James A. Miller
Professor of English and American Studies & Director of the Center for the Study of Public History and Culture
In Memorium: James A. Miller
Dr. James A. Miller, Professor Emeritus of American Studies, English, and Africana Studies, passed away on June 19th, 2015 after a battle with cancer. Jim was a beloved faculty member and mentor whose work focused on twentieth century African American cultural politics, including explorations of literature, film, and music. His Ph.D. dissertation on the works of Richard Wright fostered a long-standing interest in the relationship between social and political movements and African American cultural production, and Jim wrote extensively about individual African American writers, about film, and about African American music.
A recent remembrance of Jim in GWToday by Julyssa Lopez captures the tremendous impact he had on our community. Excerpts of the article can be found below, and the entire In Memorium piece can be found on the GW Today website.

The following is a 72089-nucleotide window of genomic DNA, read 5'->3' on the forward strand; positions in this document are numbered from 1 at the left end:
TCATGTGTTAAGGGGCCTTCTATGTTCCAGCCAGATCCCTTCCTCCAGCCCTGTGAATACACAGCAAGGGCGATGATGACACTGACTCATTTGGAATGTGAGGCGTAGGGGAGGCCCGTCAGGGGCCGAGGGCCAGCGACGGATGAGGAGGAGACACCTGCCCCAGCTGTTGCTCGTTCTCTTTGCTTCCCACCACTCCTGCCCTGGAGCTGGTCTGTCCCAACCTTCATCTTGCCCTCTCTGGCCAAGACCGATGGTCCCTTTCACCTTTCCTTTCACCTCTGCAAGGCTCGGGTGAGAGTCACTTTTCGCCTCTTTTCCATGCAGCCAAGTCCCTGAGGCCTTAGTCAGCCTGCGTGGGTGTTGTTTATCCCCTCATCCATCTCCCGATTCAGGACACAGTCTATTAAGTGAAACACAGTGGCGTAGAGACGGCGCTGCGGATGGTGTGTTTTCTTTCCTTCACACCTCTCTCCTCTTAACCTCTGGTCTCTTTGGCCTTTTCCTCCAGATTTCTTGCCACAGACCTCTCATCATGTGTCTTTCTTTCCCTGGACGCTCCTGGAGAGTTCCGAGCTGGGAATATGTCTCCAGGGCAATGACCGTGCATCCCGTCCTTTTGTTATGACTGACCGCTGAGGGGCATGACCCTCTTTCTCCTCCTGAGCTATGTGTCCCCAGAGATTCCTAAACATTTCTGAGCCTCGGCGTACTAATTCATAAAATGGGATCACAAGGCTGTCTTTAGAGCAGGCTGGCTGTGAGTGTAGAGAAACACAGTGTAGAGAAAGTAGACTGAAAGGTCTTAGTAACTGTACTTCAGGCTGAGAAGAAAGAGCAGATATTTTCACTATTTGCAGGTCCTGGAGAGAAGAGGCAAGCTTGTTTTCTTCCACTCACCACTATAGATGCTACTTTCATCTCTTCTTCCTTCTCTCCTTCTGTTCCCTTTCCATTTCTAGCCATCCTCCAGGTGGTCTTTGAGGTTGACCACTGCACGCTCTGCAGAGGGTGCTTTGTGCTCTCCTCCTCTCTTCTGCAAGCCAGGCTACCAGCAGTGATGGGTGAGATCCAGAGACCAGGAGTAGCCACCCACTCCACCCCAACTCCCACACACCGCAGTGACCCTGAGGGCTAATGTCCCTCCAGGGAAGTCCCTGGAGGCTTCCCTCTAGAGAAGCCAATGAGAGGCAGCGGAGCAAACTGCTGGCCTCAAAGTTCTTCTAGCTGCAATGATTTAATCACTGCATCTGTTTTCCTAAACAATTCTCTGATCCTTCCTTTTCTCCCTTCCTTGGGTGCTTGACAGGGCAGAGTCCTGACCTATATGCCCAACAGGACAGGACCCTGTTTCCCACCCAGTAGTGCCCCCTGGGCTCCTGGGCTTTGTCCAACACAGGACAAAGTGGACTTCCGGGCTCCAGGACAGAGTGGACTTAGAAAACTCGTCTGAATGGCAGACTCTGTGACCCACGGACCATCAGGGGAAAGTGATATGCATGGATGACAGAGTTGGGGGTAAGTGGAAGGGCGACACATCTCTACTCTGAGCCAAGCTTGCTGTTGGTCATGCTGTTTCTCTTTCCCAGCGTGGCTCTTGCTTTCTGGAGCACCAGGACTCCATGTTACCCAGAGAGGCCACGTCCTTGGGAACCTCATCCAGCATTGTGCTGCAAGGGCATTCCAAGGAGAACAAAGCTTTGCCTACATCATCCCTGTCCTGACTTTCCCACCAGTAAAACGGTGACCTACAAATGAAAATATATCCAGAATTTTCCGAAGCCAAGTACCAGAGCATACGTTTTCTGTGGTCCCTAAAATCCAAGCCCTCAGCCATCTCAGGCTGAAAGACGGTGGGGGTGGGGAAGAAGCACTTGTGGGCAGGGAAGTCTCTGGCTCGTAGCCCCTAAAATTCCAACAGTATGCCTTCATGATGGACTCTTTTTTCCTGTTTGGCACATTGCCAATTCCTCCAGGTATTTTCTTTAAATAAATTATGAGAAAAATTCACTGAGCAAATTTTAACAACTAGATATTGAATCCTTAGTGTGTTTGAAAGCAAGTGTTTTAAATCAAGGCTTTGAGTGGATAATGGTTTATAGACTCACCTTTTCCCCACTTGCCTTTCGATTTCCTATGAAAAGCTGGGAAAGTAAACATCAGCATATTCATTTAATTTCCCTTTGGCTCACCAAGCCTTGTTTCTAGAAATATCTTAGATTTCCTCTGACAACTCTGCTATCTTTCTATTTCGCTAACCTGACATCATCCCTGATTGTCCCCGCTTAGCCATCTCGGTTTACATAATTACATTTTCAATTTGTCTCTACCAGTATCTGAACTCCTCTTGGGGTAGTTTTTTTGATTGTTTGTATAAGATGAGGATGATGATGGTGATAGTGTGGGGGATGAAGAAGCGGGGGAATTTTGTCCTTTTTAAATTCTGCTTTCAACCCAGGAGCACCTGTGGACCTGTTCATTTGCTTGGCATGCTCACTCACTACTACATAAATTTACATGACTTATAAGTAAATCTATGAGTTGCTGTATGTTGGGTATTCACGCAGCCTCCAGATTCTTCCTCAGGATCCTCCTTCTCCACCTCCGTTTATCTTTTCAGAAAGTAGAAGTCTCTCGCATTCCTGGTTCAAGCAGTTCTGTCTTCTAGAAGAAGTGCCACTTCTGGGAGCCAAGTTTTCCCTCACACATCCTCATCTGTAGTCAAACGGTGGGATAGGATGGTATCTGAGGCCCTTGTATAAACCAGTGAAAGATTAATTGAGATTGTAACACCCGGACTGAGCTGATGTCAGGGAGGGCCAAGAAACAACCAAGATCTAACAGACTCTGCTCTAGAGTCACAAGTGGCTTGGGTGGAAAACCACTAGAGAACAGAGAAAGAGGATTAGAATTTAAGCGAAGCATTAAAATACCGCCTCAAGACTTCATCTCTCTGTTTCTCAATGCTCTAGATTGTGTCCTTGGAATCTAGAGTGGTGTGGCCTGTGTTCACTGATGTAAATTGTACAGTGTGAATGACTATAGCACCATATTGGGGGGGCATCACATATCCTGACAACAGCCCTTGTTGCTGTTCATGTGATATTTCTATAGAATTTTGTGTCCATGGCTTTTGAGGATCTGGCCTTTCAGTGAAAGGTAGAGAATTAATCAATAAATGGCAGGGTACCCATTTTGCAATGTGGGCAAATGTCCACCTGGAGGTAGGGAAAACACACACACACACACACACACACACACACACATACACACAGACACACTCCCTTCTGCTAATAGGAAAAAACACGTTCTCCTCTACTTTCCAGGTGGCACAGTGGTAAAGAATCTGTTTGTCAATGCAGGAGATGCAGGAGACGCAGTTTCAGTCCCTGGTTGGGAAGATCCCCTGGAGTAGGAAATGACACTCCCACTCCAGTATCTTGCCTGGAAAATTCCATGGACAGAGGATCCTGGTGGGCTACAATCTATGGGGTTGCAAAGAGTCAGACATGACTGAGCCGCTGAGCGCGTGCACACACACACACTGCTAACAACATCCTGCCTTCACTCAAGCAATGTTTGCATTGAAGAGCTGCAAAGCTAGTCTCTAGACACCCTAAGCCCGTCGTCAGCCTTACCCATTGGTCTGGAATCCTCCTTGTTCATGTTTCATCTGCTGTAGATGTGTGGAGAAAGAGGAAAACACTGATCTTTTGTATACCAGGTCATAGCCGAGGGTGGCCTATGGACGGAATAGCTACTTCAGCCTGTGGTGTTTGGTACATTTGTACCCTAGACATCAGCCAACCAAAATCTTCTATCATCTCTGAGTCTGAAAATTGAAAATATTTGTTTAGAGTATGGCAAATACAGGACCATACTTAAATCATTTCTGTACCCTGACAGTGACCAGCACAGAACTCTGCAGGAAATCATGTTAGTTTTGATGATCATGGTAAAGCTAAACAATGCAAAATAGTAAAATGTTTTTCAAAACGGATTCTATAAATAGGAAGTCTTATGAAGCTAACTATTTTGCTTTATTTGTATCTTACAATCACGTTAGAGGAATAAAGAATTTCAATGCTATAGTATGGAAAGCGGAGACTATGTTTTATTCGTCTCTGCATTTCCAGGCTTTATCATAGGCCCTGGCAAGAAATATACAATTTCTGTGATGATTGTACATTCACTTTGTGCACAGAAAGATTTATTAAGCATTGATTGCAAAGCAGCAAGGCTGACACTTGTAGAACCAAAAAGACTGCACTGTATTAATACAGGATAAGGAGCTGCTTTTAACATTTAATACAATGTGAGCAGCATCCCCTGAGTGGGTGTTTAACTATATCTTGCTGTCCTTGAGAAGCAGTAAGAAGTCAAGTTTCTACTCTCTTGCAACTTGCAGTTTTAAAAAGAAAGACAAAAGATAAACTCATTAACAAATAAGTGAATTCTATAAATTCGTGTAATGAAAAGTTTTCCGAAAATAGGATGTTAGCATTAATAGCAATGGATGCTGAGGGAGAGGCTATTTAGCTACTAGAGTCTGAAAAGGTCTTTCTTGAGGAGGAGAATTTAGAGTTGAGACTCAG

Dr. Miller was an intellectual force and mentor in English and American Studies departments.
Dr. Miller directed or served on the committee of the following recent dissertations:
“Rites of Identity and Stages of Postcolonial Consciousness in Richard Wright’s Native Son and Ayi Kwei Armah’s Fragments" (Howard University)
“’Let it Be Really New’: The Early New Masses and Nativist Discourse”
“Flight to San Francisco: Bay Area Literature and Multiculturalism”
“’No Deed But Memory’: Slavery in the American Cultural Imagination”
“’You Factory Folks Who Sing This Song Will Surely Understand’: Cultural Representations in the Gastonia Novels of Myra Page, Grace Lumpkin and Olive Dargan”
“Performative Politics in Chicago: The Black Arts Movement, Women Writers, and Visions of Nation and Identity”
“Mob Stories: Race, Nation and Narratives of Racial Violence”